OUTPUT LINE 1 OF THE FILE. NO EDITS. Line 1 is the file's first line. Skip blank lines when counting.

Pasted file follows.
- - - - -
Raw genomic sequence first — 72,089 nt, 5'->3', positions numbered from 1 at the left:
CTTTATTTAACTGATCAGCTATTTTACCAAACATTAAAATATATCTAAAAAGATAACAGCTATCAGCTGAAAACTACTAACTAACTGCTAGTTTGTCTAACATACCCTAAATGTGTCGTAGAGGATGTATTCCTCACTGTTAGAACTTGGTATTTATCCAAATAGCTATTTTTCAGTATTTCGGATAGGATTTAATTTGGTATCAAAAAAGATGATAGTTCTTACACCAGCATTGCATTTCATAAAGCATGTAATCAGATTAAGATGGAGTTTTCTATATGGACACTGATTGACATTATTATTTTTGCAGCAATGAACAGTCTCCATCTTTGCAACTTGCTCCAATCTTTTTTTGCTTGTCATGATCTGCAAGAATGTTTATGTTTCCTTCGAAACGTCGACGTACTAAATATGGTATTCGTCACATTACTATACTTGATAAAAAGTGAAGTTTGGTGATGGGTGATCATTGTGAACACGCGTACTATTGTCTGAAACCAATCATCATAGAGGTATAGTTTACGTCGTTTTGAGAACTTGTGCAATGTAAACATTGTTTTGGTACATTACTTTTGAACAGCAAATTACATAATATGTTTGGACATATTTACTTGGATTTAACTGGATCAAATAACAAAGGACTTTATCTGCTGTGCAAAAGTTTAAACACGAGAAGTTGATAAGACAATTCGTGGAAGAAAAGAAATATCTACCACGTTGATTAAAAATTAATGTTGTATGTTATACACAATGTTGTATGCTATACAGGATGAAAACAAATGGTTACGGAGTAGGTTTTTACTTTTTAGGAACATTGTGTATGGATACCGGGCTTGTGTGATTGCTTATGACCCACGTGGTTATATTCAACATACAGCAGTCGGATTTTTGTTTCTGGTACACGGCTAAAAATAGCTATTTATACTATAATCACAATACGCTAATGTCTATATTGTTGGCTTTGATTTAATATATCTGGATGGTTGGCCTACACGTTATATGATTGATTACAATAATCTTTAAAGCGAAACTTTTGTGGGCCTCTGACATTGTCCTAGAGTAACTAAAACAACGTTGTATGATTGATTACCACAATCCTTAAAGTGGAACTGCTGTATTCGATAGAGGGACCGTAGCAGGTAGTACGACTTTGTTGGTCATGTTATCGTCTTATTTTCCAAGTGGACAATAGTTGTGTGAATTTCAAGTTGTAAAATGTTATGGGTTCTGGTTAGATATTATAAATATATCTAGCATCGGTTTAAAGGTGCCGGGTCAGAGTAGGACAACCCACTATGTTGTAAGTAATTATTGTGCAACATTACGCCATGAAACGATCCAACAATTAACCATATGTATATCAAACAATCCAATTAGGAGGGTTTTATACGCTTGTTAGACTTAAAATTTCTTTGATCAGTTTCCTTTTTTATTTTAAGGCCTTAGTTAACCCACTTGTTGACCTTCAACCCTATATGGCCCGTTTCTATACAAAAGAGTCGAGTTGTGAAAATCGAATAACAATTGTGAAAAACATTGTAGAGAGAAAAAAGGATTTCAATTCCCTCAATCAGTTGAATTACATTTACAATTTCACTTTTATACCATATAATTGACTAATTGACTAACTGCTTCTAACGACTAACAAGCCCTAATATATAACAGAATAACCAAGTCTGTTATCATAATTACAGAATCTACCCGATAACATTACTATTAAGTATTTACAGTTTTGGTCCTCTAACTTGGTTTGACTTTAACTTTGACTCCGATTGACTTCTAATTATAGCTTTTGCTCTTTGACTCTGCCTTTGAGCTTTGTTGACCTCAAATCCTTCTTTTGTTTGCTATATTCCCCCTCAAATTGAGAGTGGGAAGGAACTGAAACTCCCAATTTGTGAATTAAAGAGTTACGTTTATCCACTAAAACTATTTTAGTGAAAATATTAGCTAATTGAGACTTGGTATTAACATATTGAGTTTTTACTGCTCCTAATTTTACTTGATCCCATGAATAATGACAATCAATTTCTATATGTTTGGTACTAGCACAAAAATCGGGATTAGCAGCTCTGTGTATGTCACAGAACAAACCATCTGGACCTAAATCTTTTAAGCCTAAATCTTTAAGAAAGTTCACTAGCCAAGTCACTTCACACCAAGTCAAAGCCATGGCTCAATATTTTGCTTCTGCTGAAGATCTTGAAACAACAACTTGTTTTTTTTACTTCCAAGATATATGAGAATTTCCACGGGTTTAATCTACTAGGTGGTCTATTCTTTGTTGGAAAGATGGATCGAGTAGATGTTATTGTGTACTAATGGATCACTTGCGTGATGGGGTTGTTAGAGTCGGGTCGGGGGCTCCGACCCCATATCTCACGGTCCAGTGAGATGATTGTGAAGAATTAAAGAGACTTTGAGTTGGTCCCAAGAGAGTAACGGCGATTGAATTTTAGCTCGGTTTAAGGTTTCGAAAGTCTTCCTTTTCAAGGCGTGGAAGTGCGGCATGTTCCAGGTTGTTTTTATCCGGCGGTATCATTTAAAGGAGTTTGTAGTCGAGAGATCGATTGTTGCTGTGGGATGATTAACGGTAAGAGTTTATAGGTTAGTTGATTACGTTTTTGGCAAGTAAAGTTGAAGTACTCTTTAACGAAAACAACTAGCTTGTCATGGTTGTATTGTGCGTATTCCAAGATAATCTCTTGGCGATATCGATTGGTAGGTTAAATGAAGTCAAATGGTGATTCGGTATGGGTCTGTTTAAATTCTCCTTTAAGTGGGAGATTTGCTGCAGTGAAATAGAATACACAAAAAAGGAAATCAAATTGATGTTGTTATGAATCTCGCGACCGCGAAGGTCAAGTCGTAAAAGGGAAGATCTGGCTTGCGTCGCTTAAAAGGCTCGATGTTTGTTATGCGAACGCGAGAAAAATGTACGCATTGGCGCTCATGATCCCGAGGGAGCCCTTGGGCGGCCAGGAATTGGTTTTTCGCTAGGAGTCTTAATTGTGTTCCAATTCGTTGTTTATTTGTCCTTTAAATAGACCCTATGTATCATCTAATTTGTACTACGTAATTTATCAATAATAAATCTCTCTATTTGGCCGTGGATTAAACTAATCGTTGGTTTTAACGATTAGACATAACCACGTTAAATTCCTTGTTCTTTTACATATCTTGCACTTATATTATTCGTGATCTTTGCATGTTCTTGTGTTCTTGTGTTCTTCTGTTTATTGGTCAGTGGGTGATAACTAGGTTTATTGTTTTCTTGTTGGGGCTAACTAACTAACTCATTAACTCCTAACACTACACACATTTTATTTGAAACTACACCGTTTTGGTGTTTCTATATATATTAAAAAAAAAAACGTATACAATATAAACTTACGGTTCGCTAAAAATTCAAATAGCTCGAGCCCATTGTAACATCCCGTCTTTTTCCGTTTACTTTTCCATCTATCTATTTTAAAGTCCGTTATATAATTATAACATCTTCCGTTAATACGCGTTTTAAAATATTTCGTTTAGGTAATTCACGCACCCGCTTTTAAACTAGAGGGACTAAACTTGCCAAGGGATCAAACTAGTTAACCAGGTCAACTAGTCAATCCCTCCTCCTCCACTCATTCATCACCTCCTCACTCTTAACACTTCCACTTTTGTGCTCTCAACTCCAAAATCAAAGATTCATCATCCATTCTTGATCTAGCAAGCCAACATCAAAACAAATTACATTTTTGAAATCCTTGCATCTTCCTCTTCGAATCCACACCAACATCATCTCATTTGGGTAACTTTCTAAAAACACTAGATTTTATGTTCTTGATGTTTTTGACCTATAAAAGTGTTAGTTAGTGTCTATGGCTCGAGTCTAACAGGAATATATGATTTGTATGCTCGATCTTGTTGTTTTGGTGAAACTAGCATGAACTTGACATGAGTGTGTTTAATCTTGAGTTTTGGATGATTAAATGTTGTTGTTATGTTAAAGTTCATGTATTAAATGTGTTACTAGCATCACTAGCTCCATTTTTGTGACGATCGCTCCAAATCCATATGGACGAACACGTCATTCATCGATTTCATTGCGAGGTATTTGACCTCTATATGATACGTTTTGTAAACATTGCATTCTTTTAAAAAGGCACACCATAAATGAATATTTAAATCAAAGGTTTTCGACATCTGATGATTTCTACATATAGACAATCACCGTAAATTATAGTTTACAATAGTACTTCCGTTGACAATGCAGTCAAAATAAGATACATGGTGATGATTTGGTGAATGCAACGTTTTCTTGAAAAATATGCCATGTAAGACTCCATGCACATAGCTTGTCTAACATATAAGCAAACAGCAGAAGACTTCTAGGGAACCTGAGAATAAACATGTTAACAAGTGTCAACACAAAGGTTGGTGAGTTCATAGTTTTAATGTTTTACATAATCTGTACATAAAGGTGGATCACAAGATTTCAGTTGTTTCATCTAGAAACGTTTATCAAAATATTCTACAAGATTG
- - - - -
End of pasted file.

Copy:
Raw genomic sequence first — 72,089 nt, 5'->3', positions numbered from 1 at the left: